Friedrich Wilhelm Nietzsche was a 19th-century German philosopher wrote critical texts on religion, morality, contemporary culture, philosophy and science. Nietzsche’s influence remains substantial within and beyond philosophy, notably in existentialism and postmodernism, the gateway to today’s state of society. His key ideas include the death of God, perspectivism, the Übermensch, the eternal recurrence, and the will to power.
I have written about the archetype of the Warrior, the Magician and the Hero.They are all in trouble today. What we are witnessing at the moment in which negative archetypes produce deceiving mirages – symbols so false that they are the lever for the self-destruction when a long peace is a disguise for war. The hero had been deconstructed long ago. God is dead said Nietzsche. The ultimate epic, Homer’s Iliad, along with its companion-piece, the Odyssey, was venerated by the ancient Greeks themselves as the cornerstone of their civilization.The ancient Greek concept of hero (the English word is descended from the Greek), going beyond the word’s ordinary levels of meaning. In ancient Greek myth, heroes were humans, male or female, of the remote past, endowed with superhuman abilities and descended from the immortal gods themselves. In some stories, only gods miraculously restored the hero’s to life after death – a life of immortality. The story of Herakles, is perhaps the most celebrated instance. But even in such a case, the hero has to die first. In short, without heroes and religion we are what we are – wolves or sheep.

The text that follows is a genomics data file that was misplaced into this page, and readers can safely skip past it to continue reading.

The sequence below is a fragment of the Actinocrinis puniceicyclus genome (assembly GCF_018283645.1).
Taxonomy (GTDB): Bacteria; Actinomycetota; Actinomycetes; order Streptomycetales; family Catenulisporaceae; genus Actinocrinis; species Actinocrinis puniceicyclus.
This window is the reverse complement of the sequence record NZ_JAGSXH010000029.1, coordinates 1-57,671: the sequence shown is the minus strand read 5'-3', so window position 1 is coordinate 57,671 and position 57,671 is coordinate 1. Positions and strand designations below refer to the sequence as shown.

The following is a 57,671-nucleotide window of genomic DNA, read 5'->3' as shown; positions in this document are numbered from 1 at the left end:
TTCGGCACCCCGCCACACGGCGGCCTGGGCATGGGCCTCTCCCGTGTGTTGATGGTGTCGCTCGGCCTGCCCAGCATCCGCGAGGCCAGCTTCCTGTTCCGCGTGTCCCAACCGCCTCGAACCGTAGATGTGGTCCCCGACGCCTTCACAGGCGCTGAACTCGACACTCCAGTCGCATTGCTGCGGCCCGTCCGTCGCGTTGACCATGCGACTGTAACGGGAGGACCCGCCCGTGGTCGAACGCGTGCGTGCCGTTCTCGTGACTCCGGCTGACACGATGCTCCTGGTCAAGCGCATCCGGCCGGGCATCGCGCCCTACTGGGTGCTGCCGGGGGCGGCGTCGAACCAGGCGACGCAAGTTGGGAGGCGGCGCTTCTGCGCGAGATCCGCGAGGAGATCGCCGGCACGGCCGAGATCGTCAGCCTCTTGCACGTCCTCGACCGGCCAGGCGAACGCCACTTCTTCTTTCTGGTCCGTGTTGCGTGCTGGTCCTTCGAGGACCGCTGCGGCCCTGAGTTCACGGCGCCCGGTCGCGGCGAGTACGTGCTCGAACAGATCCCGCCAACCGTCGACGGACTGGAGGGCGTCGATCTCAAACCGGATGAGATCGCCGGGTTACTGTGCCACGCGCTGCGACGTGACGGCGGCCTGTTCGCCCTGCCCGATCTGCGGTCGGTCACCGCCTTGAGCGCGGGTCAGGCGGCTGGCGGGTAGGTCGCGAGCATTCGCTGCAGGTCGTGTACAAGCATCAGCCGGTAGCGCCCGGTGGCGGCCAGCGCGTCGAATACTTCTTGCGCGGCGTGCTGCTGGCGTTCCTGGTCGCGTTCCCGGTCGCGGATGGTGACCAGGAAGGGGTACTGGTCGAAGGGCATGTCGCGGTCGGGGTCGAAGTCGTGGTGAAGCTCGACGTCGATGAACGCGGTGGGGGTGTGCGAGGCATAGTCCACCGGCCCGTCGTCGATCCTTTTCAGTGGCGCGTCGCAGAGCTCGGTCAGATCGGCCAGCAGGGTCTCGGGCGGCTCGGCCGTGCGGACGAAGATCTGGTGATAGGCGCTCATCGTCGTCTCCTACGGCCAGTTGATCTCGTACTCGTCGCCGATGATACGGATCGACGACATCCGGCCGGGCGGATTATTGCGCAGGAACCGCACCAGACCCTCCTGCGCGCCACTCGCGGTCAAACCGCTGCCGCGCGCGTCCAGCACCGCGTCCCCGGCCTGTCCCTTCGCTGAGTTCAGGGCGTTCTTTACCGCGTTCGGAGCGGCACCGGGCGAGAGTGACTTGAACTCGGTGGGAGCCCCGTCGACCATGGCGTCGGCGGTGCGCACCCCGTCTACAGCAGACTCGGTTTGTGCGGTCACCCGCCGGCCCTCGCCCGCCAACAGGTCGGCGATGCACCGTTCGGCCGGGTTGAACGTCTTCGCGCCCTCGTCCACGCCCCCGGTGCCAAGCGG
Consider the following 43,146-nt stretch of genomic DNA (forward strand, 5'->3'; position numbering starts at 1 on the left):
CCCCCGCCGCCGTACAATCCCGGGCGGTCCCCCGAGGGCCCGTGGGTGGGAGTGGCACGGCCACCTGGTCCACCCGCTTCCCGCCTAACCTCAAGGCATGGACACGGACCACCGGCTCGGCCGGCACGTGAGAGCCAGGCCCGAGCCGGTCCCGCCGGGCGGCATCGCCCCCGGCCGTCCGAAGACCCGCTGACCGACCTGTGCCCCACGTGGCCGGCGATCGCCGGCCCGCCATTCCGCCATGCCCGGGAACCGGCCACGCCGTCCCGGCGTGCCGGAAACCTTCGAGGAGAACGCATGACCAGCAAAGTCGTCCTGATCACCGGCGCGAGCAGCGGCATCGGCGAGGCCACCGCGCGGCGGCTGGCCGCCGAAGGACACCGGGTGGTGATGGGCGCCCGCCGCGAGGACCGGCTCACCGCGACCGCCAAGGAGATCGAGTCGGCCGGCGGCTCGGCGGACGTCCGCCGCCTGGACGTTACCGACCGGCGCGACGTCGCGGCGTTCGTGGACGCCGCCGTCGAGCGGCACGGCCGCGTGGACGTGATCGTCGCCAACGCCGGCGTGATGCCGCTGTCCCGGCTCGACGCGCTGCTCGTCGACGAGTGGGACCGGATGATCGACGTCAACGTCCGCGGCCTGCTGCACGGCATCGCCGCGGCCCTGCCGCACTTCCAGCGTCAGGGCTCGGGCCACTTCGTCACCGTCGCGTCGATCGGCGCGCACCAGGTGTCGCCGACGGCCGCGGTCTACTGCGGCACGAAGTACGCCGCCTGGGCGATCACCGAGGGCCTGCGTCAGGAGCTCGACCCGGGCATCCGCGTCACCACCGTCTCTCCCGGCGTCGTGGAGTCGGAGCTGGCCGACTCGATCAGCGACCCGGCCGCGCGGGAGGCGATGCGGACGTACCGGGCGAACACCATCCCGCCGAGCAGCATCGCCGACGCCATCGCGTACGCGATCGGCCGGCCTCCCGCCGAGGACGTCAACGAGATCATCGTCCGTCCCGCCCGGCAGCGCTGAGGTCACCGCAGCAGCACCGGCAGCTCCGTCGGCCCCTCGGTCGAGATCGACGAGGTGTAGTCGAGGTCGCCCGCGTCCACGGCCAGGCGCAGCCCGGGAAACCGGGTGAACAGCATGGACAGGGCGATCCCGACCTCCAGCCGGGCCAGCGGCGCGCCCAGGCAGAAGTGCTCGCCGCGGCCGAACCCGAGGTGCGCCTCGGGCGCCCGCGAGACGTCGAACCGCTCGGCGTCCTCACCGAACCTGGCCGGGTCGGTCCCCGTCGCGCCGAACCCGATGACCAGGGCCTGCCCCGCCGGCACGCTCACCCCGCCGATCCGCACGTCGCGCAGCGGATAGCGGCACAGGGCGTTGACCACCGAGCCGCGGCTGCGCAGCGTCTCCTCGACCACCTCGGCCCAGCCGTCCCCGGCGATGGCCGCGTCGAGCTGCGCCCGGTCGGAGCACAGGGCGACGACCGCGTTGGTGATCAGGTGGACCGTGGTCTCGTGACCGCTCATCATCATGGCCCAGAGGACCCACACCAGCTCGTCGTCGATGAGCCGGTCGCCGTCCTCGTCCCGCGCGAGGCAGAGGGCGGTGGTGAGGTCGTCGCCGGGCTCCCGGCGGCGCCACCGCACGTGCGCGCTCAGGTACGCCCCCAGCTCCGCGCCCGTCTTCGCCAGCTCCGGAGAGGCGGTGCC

The Intelligence of Evil or the Lucidity Pact (2005), by Jean Baudrillard
Mythology Comte, 1988
Der Mensch und seine Symbole, C.G. Jung, Jaffe Olten 1968
Richard Wagner, Ring des Nibelungen und seine Symbole, Donnington (Transl)
Wes Nisker, 1990 Crazy Wisdom
C.G. Jung Four Archetypes (Routledge Classics)